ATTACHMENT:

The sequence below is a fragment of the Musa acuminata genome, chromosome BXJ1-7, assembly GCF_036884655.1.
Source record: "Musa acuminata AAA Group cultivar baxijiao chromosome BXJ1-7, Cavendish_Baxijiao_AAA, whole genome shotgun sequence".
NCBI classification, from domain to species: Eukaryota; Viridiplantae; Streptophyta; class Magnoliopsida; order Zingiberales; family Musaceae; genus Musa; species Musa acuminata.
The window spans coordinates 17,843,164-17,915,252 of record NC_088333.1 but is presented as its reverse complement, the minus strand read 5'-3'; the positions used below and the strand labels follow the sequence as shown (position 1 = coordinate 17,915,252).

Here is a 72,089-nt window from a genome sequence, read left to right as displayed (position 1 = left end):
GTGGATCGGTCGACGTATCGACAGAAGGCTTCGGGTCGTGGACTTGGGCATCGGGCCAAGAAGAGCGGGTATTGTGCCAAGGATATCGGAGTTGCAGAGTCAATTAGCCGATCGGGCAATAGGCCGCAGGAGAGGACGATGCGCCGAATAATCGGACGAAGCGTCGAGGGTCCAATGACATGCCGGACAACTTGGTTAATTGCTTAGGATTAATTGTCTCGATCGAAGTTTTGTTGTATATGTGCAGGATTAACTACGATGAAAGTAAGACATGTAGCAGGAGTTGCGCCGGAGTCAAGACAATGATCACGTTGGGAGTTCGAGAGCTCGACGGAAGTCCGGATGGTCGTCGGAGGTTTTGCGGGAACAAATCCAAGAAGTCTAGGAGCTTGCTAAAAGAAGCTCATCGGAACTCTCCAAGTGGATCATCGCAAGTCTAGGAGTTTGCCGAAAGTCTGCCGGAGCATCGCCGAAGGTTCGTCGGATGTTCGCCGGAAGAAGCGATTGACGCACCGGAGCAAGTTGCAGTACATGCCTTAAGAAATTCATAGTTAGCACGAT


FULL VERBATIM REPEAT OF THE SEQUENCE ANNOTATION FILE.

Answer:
The sequence below is a fragment of the Musa acuminata genome, chromosome BXJ1-7, assembly GCF_036884655.1.
Source record: "Musa acuminata AAA Group cultivar baxijiao chromosome BXJ1-7, Cavendish_Baxijiao_AAA, whole genome shotgun sequence".
NCBI classification, from domain to species: Eukaryota; Viridiplantae; Streptophyta; class Magnoliopsida; order Zingiberales; family Musaceae; genus Musa; species Musa acuminata.
The window spans coordinates 17,843,164-17,915,252 of record NC_088333.1 but is presented as its reverse complement, the minus strand read 5'-3'; the positions used below and the strand labels follow the sequence as shown (position 1 = coordinate 17,915,252).

Here is a 72,089-nt window from a genome sequence, read left to right as displayed (position 1 = left end):
GTGGATCGGTCGACGTATCGACAGAAGGCTTCGGGTCGTGGACTTGGGCATCGGGCCAAGAAGAGCGGGTATTGTGCCAAGGATATCGGAGTTGCAGAGTCAATTAGCCGATCGGGCAATAGGCCGCAGGAGAGGACGATGCGCCGAATAATCGGACGAAGCGTCGAGGGTCCAATGACATGCCGGACAACTTGGTTAATTGCTTAGGATTAATTGTCTCGATCGAAGTTTTGTTGTATATGTGCAGGATTAACTACGATGAAAGTAAGACATGTAGCAGGAGTTGCGCCGGAGTCAAGACAATGATCACGTTGGGAGTTCGAGAGCTCGACGGAAGTCCGGATGGTCGTCGGAGGTTTTGCGGGAACAAATCCAAGAAGTCTAGGAGCTTGCTAAAAGAAGCTCATCGGAACTCTCCAAGTGGATCATCGCAAGTCTAGGAGTTTGCCGAAAGTCTGCCGGAGCATCGCCGAAGGTTCGTCGGATGTTCGCCGGAAGAAGCGATTGACGCACCGGAGCAAGTTGCAGTACATGCCTTAAGAAATTCATAGTTAGCACGAT